“A sailor chooses the wind that takes the ship from a safe port. Ah, yes, but once you’re abroad, as you have seen, winds have a mind of their own. Be careful, Charlotte, careful of the wind you choose.”
― Avi, The True Confessions of Charlotte Doyle
The Papagayo winds shriek across Nicaragua blanketing everything in dust in the dry season, especially in January and February. Often, the hurricane force winds topple trees, rattle tin roofs, capsize pangas and halt ferries and small boats coming from and going to Ometepe Island due to the high waves in Lake Nicaragua.
The often hurricane-strength winds happen when cold air from the North American winter moves south over the Gulf of Mexico. The air, drawn toward the warmer, moist atmosphere over the Pacific Ocean, is channeled through a gap in the Central American Cordillera Mountains and through Nicaragua’s Lake district. (NASA, Earth Observatory)
This year, the Papagayo winds have collided with the weather condition known as Madden and Julian Oscillation (MJO). The MJO is simply a strong coupling with the surface (usually the Pacific Ocean) and the upper atmosphere in tropical regions.
José Milán from the Instituto Nicaragüense de Estudios Territoriales (INETER) reports that the strong winds that accompany the MJO will last 60 days and will cover the whole width of the country. Other than being annoying, the phenomenon can cause serious damage to soils by removing valuable moisture acquired during the rainy season. The MJO affects Nicaragua on a regular basis and the last time was in December 2012 and January 2013.(INETER)
This January, the strong winds have affected us in many ways. Transportation to and from Ometepe was stopped for several days throughout January. That means no supplies come to Ometepe, people are stranded either on the island or on the mainland, and the fishermen cannot fish because the waves resemble ocean waves.
In February 2013 after the Fuego y Agua Ultramarathon races, the dock turned into a refugee camp with racers, tourists, and locals camped out on the dock until the ferries received the OK to go ahead. Moyogalpa ran out of food, water, and motel rooms. The racers slept in their rental cars, frantically changed their airline reservations, and partied for 24 hours on the dock.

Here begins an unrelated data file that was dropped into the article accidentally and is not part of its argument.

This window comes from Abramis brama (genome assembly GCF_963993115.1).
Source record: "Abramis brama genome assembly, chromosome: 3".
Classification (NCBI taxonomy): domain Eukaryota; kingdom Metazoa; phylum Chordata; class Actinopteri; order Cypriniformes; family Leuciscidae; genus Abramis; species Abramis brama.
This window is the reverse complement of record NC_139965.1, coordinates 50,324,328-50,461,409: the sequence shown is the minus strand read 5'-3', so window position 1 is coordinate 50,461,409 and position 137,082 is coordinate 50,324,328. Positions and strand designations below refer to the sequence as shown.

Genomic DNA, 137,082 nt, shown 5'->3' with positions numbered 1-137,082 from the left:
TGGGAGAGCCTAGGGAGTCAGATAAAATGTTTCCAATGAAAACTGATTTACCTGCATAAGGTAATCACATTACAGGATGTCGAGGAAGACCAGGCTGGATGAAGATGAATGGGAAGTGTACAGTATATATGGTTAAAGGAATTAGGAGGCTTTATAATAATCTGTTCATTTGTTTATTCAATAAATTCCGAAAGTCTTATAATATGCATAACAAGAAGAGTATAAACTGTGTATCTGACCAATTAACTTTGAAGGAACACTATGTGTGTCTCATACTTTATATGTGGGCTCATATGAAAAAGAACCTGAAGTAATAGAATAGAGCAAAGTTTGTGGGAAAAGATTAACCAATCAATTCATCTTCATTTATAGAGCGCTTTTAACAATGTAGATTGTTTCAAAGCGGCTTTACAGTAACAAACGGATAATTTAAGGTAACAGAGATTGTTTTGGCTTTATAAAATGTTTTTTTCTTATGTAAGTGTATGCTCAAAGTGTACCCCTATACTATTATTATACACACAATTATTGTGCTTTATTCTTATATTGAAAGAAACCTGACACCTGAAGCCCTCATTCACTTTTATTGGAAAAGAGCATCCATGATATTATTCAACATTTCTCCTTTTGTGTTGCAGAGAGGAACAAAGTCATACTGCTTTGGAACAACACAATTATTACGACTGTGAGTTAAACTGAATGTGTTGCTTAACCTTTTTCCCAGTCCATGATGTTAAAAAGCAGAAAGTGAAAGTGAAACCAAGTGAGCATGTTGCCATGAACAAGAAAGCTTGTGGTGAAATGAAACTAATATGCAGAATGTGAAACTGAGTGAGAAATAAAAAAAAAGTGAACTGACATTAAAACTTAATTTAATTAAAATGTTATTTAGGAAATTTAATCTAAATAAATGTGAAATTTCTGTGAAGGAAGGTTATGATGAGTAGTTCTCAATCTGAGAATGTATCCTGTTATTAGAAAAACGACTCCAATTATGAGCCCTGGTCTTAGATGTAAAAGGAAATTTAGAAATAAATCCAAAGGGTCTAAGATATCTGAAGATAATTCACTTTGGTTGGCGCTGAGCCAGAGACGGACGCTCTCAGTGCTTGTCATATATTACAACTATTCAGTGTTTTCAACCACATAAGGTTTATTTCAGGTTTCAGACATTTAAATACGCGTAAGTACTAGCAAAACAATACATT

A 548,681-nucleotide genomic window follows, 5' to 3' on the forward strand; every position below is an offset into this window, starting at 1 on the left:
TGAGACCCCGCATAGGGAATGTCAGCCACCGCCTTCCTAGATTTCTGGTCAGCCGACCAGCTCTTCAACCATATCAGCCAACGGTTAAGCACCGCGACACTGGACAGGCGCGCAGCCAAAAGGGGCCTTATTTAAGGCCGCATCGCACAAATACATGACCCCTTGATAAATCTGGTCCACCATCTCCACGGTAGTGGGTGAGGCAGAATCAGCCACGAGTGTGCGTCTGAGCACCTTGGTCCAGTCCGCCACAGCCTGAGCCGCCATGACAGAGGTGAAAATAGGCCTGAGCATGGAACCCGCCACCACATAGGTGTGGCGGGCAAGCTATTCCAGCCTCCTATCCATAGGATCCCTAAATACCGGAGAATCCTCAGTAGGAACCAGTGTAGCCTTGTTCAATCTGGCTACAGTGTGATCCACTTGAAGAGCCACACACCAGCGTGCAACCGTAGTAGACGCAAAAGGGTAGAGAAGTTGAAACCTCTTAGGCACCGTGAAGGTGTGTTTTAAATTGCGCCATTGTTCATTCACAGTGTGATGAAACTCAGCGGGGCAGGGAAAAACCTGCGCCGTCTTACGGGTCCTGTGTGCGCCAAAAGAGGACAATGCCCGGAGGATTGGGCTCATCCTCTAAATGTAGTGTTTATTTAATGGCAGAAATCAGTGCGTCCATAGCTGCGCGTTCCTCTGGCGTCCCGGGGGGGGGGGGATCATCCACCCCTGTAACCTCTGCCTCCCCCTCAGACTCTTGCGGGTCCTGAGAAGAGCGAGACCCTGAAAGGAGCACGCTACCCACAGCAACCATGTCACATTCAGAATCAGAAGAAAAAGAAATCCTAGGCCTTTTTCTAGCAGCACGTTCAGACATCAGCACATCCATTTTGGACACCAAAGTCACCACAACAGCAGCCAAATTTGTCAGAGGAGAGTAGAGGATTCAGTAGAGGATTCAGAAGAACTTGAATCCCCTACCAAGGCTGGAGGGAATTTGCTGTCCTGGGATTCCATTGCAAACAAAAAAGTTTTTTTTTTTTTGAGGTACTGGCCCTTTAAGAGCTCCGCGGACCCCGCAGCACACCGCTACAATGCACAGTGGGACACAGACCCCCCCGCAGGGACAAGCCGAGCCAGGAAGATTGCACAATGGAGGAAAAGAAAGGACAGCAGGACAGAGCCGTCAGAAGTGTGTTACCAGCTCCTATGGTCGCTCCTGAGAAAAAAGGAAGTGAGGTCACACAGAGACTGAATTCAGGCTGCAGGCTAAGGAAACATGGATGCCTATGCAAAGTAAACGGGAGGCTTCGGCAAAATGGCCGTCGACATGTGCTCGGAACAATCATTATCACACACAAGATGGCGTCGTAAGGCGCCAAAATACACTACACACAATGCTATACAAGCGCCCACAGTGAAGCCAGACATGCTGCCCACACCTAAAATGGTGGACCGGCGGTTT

A small panga boat overturned near San Jorge on Wednesday night. A group of four workers from the Ministry of Health were transporting medicine, hospital equipment, and laboratory equipment to Ometepe Island. They lost $19,000 worth of drugs and equipment in the lake. They were all rescued close to the shore in San Jorge.
Something sounds really fishy about this story. First, why risk taking a panga ( very small boat) across the lake on a very windy night? Second, it wasn’t an emergency, so why didn’t they wait until the next morning when the ferries were operating?
As for us, the wind destroyed our Pera Tree When Great Trees Fall. What was left of our tree, sadly fell last week in a gust of hurricane force winds. Ron trimmed the branches close to the trunk, and it will now be 2-3 years before we have Pera fruits again.
I’m swabbing the inside of my nose with coconut oil, as well as sneezing constantly. I have diagnosed myself with ventosoungunya. It is called the windy disease. Symptoms are heavily packed boogers that clog your respiratory passage, constant sneezing, and obsessive cleaning.
Ron helped me screen the back door, where most of the wind blows into the house from the south. My hot glue gun came in really handy. We glued the screen to the metal door. Now all we have to do is keep the dirt watered daily. I often wondered why I would see people watering the dirt around their homes during the dry season. It makes perfect sense to me, now.